Steve Hamilton is yet another author who has been a solid wordsmith, producing journeyman's work in the grammar mine from the beginning of his career, and suddenly has taken a quantum leap forward over the course of his last couple of books. THE LOCK ARTIST, his previous effort, was a very different work for him, winning him some overdue critical and commercial acclaim. With MISERY BAY, Hamilton returns to the world of Alex McKnight with a new invigoration that results in what is arguably not only his best work to date, but also one of the best books of the year.
With MISERY BAY, Hamilton returns to the world of Alex McKnight with a new invigoration that results in what is arguably not only his best work to date, but also one of the best books of the year.
McKnight is an ex-Detroit policeman who now subsists on a work-related disability pension and income derived from cabin rentals in the cold and bleak region of Michigan's Upper Peninsula. He also has a private investigator's license that is current, though hardly active. But he finds cause to dust it off when he is solicited for help by the last person in the world he would expect to come to him: Sault Ste Marie police chief Roy Maven. McKnight and Maven have crossed swords on numerous occasions in the past, to the extent that there is a very thin line between extreme dislike and outright hatred between the two men. McKnight, though, feels compelled to help Maven, in great part because of the nature of the assistance requested.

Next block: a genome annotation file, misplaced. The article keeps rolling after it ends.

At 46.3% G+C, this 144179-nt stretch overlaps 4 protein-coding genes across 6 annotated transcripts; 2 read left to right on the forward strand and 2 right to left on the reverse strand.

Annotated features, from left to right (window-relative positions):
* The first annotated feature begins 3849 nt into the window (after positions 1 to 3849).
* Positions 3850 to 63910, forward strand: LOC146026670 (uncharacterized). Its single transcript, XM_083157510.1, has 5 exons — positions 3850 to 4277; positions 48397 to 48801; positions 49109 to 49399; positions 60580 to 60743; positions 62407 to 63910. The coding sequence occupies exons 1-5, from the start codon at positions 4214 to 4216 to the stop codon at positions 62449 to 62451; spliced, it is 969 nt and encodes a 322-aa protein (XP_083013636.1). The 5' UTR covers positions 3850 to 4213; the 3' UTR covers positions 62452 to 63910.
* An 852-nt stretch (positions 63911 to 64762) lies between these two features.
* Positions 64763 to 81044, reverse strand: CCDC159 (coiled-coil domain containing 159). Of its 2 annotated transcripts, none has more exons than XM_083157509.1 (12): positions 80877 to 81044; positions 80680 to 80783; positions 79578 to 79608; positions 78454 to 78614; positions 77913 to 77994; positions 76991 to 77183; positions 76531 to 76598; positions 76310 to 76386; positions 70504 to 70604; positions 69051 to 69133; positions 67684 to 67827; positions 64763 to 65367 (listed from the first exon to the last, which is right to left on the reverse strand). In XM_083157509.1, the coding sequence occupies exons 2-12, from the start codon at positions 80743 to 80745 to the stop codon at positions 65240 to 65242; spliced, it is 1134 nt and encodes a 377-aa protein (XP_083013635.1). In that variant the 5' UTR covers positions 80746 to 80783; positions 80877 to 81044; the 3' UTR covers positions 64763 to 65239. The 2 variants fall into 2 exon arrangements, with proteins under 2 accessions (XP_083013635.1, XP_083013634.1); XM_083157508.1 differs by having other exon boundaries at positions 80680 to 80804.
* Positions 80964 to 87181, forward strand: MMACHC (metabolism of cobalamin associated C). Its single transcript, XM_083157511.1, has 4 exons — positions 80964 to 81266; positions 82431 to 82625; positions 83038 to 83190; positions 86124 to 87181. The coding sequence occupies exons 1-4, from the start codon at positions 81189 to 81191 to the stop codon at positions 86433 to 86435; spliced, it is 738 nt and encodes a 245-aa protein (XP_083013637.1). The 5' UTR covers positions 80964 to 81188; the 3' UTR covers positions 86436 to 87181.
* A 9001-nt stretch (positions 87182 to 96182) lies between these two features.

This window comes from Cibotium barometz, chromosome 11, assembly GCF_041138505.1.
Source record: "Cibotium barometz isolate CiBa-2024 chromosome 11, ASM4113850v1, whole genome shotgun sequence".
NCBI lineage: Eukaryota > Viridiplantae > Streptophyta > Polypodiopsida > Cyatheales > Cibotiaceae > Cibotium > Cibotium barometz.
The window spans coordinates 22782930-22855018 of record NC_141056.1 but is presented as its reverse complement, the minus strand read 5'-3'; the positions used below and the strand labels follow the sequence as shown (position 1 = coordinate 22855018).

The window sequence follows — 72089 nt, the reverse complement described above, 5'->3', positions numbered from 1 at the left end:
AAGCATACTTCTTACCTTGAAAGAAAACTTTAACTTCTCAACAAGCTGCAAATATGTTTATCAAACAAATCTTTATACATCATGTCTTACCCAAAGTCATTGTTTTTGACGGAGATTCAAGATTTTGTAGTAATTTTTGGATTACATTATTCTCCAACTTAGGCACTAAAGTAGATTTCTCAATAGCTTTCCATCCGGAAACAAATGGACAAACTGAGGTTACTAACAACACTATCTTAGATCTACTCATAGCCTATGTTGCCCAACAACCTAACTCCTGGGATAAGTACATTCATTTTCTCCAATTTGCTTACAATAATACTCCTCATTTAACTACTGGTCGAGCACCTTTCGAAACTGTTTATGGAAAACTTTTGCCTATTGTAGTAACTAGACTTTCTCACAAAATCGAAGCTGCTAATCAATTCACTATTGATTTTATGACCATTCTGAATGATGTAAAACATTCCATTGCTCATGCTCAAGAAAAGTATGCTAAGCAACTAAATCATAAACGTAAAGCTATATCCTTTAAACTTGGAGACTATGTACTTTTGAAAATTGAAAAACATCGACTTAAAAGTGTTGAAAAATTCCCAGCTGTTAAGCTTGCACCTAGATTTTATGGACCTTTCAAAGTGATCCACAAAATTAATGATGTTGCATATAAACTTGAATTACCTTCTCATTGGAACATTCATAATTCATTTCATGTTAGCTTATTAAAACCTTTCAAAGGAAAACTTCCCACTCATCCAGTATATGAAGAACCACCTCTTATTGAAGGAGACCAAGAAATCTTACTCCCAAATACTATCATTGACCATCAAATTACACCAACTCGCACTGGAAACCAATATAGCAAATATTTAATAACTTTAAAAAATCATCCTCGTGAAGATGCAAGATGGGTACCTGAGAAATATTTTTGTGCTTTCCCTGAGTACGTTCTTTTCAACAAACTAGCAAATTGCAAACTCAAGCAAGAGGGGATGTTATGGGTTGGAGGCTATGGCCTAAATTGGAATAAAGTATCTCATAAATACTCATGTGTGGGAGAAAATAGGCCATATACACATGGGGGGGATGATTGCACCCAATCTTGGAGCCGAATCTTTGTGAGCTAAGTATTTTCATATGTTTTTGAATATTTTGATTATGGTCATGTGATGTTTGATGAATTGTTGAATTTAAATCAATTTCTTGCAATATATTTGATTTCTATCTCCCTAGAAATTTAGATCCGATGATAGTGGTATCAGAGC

Maven has an old friend and police partner named Charles Razniewski, whose son inexplicably appears to have committed suicide, a death by hanging that took place in a cold and desolate area appropriately named Misery Bay. "Raz," as he is known to his friends, simply wants some sort of explanation, if one is to be had. McKnight conducts an informal investigation, but before he can relay his report, Raz is murdered.
When a number of eerily similar but apparently unrelated incidents occur --- the children of law enforcement officers commit suicide, followed by the violent deaths of their parents --- McKnight and Maven begin searching for a common thread among the dead officers. McKnight seemingly solves the case, but then Hamilton takes the story in a somewhat different direction. The result is a story that succeeds not only as a mystery but also as a compelling character and relationship study of two men who gradually and grudgingly develop a mutual respect and something close to friendship.
Set against the frigid, bleak and depressing backdrop of Michigan's Upper Peninsula, McKnight does what is seemingly impossible here, which is to take what would be an unattractive landscape to most "normal" people and make it, on some unnameable level, an appealing one. I have added some of the sites noted in MISERY BAY to my bucket list of places to visit. Add a couple of characters named as a nod to in-the-know mystery readers, and you have an entertaining read with a challenging puzzle that should be on the short list for this year's Best Novel awards.
Reviewed by Joe Hartlaub on June 27, 2011